• it's up to you. i seem to recall that the supposed double entendre in the lyric and song title was only ever speculative and was disavowed by the songwriters. yet it persists in the zeitgeist

    March 20, 2014

  • 1 to fill out a form containing blank lines indicating where data should be entered.
    2. to resolve missing pieces of information necessary to complete a history or analysis of some event or occurrence.

    3. interj. "you can figure out the rest", "you can infer the remaining information"

    March 20, 2014

  • adj. describing something that is essentially unchanged from one instance to the next, with only names or other particular details changed. cf. cookie-cutter

    March 20, 2014

  • this is the best translation I could come up with for "chattering delirium"

    March 20, 2014

  • thanks yarb! i'm glad you're entertained

    March 20, 2014

  • hi madmouth! yeesh, some glaring omissions on my part and so thanks. i took the liberty of adjusting a couple of your additions to suit my orthographic cacoethes, hope this isn't a slap in the face. you're persona grata on my lists anytime

    March 20, 2014

  • indeed it is

    March 20, 2014

  • this definition doesn't go with the word. I've been tagging such instances glitch definition, but I can't with this one, I think because of the apostrophe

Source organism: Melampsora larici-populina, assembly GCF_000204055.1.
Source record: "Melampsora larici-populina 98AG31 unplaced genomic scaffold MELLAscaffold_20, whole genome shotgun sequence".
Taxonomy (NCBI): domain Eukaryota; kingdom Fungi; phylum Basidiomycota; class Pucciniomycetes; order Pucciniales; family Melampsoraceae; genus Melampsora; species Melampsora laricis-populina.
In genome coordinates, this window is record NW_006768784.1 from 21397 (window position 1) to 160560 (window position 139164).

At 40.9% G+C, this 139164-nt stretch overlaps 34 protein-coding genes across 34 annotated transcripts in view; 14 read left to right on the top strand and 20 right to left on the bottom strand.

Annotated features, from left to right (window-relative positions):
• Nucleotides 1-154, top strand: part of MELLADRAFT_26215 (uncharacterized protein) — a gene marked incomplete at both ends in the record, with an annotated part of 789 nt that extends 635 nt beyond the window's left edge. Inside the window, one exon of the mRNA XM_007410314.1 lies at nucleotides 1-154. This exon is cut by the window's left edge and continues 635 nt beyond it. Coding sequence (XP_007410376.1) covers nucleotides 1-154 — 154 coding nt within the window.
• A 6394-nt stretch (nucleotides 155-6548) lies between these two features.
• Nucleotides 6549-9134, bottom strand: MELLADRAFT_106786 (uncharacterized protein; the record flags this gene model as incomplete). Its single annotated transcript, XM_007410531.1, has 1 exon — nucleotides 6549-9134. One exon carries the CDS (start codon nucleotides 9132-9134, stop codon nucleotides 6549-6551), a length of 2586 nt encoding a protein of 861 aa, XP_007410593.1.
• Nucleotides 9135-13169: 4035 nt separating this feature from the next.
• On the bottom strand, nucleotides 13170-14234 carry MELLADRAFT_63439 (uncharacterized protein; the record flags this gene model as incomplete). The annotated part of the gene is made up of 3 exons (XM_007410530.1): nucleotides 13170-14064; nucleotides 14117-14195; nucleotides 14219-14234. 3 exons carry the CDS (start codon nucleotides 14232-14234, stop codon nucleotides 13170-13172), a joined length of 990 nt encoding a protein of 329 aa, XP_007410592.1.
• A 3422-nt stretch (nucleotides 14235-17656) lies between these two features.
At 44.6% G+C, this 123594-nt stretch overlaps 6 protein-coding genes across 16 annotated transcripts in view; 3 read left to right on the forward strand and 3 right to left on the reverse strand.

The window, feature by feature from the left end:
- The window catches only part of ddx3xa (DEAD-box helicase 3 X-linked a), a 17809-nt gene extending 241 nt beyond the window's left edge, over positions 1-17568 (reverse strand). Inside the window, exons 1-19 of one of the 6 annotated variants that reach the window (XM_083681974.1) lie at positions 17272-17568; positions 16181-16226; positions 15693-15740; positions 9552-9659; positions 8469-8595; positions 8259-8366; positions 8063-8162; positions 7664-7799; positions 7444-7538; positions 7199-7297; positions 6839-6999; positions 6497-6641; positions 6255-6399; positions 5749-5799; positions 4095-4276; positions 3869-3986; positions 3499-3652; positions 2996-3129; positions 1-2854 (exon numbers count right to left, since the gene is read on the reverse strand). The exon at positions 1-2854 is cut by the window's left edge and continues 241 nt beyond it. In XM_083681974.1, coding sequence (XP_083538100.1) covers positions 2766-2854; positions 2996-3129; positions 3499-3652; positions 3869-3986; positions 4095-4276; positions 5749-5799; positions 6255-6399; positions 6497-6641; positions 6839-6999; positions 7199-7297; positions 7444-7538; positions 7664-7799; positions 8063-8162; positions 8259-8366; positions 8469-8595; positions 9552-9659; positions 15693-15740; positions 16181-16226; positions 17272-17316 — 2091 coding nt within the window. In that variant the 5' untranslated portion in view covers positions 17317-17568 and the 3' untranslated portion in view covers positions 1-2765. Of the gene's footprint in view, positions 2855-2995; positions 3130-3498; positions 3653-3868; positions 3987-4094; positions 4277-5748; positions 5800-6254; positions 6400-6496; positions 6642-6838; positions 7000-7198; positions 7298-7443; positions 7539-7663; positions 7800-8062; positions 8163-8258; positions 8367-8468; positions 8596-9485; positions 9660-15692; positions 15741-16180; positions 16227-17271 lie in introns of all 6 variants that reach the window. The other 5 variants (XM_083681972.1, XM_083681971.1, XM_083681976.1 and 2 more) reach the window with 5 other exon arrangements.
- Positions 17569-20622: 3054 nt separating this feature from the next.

March 20, 2014

  • I went on a hunt for a pronunciation and was frustrated. However I did find that the Humr are an African tribe, one out of the grouping of Arabic-speaking nomadic cattle herding tribes known as the Baggara inhabiting the Sahel region. Humr means "the red ones."

    see also Umm Nyolokh.

    March 19, 2014

  • see tardigrade, water bear

    March 19, 2014

  • older Irish colloq., see strap game

    March 19, 2014

  • a swindle in which a strap or belt is folded at its midpoint, then rolled up tightly; the mark is enjoined to bet that he can arrest the unrolling of the strap when both ends are pulled, by inserting a pencil in center of the roll.

    March 19, 2014

  • yum

    March 19, 2014

  • you could always make your own list...

    March 18, 2014

  • Jeez, maybe I'm a whippersnapper or something; I can't understand why this (and fart) are tagged "offensive"? "Impolite" and "use carefully" I could agree with, but offensive?

    March 18, 2014

  • curba, degree-day, dichas

    March 18, 2014

  • as indicated above, the following definition is found under the Century Dictionary & Cyclopedia entry at sorrow:

    n. The devil: used generally as an expletive in imprecation, often implying negation. Compare devil, n., 7. Sometimes the muckle sorrow. Also spelled sorra.

    March 18, 2014

  • could go on your lists of heraldic terminology

    March 18, 2014

  • madmouth anticipated this list: list of mustard diseases

    March 18, 2014

  • made me think of amphiscian

    March 18, 2014

  • doesn't make sense that amphiscii is the plural of this word, because shouldn't then the singular be amphiscios (or amphiscius)?

    March 18, 2014

  • found on dict.org

    Golden sulphide of antimony, or Golden sulphuret of antimony (Chem.), the pentasulphide of antimony, a golden or orange yellow powder.

    March 18, 2014

  • from the Webster's 1913 dictionary